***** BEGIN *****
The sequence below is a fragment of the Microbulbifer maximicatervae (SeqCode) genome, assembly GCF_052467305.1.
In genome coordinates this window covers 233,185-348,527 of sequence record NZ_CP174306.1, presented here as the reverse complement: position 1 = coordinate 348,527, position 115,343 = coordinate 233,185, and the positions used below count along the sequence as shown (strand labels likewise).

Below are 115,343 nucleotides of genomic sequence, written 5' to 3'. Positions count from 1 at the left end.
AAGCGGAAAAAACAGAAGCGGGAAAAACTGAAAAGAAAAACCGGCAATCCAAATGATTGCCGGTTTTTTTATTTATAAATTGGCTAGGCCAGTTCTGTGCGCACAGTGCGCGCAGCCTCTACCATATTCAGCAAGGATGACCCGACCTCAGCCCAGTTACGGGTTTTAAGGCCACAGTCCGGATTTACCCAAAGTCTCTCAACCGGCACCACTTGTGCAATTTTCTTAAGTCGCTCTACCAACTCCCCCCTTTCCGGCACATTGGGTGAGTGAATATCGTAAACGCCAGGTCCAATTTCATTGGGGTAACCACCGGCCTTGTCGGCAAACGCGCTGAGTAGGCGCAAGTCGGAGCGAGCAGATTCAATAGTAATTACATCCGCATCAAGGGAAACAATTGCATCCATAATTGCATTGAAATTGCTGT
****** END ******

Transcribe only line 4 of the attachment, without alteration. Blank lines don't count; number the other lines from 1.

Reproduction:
AAGCGGAAAAAACAGAAGCGGGAAAAACTGAAAAGAAAAACCGGCAATCCAAATGATTGCCGGTTTTTTTATTTATAAATTGGCTAGGCCAGTTCTGTGCGCACAGTGCGCGCAGCCTCTACCATATTCAGCAAGGATGACCCGACCTCAGCCCAGTTACGGGTTTTAAGGCCACAGTCCGGATTTACCCAAAGTCTCTCAACCGGCACCACTTGTGCAATTTTCTTAAGTCGCTCTACCAACTCCCCCCTTTCCGGCACATTGGGTGAGTGAATATCGTAAACGCCAGGTCCAATTTCATTGGGGTAACCACCGGCCTTGTCGGCAAACGCGCTGAGTAGGCGCAAGTCGGAGCGAGCAGATTCAATAGTAATTACATCCGCATCAAGGGAAACAATTGCATCCATAATTGCATTGAAATTGCTGT